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5 min read
Laurence Mifsud

The shift to personalised content distribution and competitive engagement metrics are changing how people access content and information.


Accelerated by digital-first services and social media, many readers now expect relevant content to come to them on their favourite channels and platforms. This has fragmented the landscape, placing audiences at risk of exposure to misinformation spread by illegitimate channels manipulating digital algorithms to their advantage.


However, with the right data strategy and AI tools, publishers can create, repurpose and syndicate accurate journalism and quality content in the right place at the right time.


In the information services space, audiences increasingly demand fast, intuitive access to archived assets and search engines that optimise results based on their recognised intentions. Another use case well served by a unified data strategy and AI.


In this blog, we’ll explore three ways AI can help you attract and retain readers, drive recurring engagement and optimise operational efficiency – responsibly.


A note on responsible AI use


Before we dive in, it’s important to understand that AI requires careful usage.


To ensure AI tools and algorithms only produce accurate and trustworthy results, it’s important to remember the concept of ‘garbage in, garbage out’. This means feeding AI with flawed, biased or poor-quality data will produce results of comparable quality.


Plus, AI only augments human intelligence – it doesn’t replace it. That’s why AI must be monitored and managed by qualified personnel to ensure its output complies with legal and brand expectations.


Three ways AI can help drive meaningful industry change


Whether you’re already experimenting with AI or exploring its possibilities for the first time, these three use cases can help you build a compelling business case for AI-led content creation and user experiences.


Automate basic content creation


Generative AI tools like ChatGPT promise the ability to create compelling original content based on predefined rules and boundaries.


By combining natural language processing (NLP) and natural language generation (NLG), publishers can automate routine content creation to save writers time that can be better spent on more value-adding tasks. It also helps minimise the risk of human error while improving process efficiency, allowing you to create repeatable content tailored to your stylistic and editorial needs.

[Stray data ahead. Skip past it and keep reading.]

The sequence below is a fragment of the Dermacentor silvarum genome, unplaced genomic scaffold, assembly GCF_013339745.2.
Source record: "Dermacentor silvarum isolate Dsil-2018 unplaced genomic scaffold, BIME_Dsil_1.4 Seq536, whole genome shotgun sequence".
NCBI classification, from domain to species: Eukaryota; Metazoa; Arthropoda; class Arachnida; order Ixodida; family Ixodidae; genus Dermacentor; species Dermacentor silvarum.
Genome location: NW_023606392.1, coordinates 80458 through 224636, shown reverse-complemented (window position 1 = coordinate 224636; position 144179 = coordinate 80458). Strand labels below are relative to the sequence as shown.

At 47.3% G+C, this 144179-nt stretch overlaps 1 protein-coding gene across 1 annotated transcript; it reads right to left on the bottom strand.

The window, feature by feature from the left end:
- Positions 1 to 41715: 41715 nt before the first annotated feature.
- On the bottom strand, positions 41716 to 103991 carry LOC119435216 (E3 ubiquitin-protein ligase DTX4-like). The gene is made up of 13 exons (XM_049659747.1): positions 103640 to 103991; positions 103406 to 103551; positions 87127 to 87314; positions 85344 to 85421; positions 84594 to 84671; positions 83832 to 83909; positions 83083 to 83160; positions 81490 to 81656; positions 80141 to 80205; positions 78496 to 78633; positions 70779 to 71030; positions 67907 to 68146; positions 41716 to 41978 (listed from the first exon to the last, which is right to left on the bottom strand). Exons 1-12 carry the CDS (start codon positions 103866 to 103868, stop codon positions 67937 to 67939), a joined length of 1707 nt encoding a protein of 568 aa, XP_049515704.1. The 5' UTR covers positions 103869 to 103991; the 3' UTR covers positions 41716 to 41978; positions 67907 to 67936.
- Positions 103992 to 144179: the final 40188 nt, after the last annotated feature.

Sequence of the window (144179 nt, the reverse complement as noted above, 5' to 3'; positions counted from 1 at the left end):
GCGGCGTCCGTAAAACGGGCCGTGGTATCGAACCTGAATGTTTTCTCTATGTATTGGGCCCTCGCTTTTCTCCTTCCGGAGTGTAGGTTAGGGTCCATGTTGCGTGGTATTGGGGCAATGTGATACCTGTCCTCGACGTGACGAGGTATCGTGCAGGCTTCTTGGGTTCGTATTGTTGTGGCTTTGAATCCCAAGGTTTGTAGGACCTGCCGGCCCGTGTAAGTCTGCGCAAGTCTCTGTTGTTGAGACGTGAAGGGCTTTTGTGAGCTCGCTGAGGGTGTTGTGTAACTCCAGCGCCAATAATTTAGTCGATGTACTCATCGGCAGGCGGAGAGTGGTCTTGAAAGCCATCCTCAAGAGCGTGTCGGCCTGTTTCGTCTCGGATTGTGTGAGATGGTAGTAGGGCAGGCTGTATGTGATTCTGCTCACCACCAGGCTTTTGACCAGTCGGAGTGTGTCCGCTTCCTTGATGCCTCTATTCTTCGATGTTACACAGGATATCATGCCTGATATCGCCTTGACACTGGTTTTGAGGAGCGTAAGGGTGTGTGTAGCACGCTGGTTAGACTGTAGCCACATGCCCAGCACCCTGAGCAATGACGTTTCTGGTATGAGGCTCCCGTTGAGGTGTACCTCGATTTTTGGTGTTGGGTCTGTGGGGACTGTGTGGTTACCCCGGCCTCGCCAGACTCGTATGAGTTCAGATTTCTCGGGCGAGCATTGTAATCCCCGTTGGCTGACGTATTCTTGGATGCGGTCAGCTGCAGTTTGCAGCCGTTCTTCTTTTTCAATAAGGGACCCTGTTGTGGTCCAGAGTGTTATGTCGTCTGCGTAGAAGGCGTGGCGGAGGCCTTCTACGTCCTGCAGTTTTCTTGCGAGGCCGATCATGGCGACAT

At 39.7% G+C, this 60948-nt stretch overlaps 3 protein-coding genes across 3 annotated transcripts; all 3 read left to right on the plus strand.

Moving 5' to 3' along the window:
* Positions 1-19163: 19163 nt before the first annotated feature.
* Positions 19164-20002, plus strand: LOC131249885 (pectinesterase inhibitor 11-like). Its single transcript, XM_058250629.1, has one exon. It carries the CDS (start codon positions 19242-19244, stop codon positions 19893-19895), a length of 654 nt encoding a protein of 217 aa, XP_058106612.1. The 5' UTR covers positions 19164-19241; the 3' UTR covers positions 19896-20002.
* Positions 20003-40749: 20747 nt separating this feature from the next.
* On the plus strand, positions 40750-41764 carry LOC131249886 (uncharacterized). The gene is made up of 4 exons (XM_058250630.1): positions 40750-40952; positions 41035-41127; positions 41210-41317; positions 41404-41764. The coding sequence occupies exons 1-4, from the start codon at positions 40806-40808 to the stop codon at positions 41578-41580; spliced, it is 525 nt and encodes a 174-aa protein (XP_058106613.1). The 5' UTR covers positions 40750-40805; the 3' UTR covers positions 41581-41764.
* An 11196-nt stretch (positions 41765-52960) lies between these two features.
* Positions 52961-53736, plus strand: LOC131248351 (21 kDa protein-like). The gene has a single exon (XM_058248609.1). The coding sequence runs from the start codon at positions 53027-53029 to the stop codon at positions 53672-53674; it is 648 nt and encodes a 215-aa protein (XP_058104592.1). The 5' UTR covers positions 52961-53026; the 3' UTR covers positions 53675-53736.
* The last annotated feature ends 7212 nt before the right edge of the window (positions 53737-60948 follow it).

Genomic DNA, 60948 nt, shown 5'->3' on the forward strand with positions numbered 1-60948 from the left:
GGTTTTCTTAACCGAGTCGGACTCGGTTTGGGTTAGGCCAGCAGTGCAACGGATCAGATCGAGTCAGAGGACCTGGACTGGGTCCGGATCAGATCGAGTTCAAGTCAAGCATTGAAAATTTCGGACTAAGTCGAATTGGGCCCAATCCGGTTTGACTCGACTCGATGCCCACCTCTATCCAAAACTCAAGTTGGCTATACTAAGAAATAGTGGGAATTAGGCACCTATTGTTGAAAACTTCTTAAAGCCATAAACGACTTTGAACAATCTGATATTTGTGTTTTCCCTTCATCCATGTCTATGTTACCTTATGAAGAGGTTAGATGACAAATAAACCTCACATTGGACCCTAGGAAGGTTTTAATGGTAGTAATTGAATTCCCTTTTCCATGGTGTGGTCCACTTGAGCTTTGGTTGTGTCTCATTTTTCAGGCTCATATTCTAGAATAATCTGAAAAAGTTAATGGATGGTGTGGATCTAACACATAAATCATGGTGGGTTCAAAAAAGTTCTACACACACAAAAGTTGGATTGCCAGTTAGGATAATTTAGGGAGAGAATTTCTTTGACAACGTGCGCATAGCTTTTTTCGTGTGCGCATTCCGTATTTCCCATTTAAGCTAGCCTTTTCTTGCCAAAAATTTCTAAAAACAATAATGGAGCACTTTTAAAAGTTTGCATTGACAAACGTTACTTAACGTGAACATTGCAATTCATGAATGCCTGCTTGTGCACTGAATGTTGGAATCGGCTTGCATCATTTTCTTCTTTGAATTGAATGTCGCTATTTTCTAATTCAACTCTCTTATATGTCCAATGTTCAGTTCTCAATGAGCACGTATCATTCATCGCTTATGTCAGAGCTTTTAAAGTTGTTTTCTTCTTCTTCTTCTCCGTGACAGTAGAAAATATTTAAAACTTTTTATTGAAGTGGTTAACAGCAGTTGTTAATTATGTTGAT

You can also use generative AI to translate and personalise existing content to reach new audiences through channel syndication.


Common examples of AI-generated content include:


  • News and article summaries
  • Basic marketing materials
  • Finance reports and research enquiries
  • Product and content descriptions
  • Recommended headlines


Asset classification and search optimisation


Information services providers can use AI to simplify content management and optimise archived asset tagging for improved searchability and monetisation.


Large language models (LLM) and visual question answering (VQA) tools can rapidly assess articles, photos, videos and other content types to identify relevant keywords for meta-tagging. This includes words related to themes, stories, scenarios, imagery and actions found or performed in the content.


For example, the AI may recommend that an image of a vintage Ford includes tags related to its location – say, Blackpool seafront. This makes it easier for a researcher to get the exact, albeit niche, image they need. Plus, VQA can answer open questions about your tagged content to help serve up more accurate results faster.


As for monetisation, democratising access to archived content may help repurpose it for research and commercial use, maximising its value while diversifying your business.


Hyper-personalise content at scale


Data-driven experiences normalised by the likes of Netflix, Spotify and social media have made personalised content delivery a competitive necessity.


For publishers, this means serving audiences relevant content – in the right place, at the right time – based on their engagement histories and channel preferences. While it’s true that many users still prefer to find content independently, countless others prefer to have it reach them through a social media feed, newsreel, email update or website headline.


That’s where AI comes in. Machine learning (ML) algorithms can analyse data from consenting users to predict and recommend the content most likely to resonate with an audience segment, including the best time and place to share it. ML tools can even preview the most relevant parts to a defined audience to help pique user interest and automate routine editorial tasks.


This is just a snapshot of AI’s true potential


This blog offers just a short preview of the advice, challenges and high-impact use cases explored in our e-book on how publishers and information service providers can seize the AI opportunity responsibly.


To learn more, read the full e-book here.


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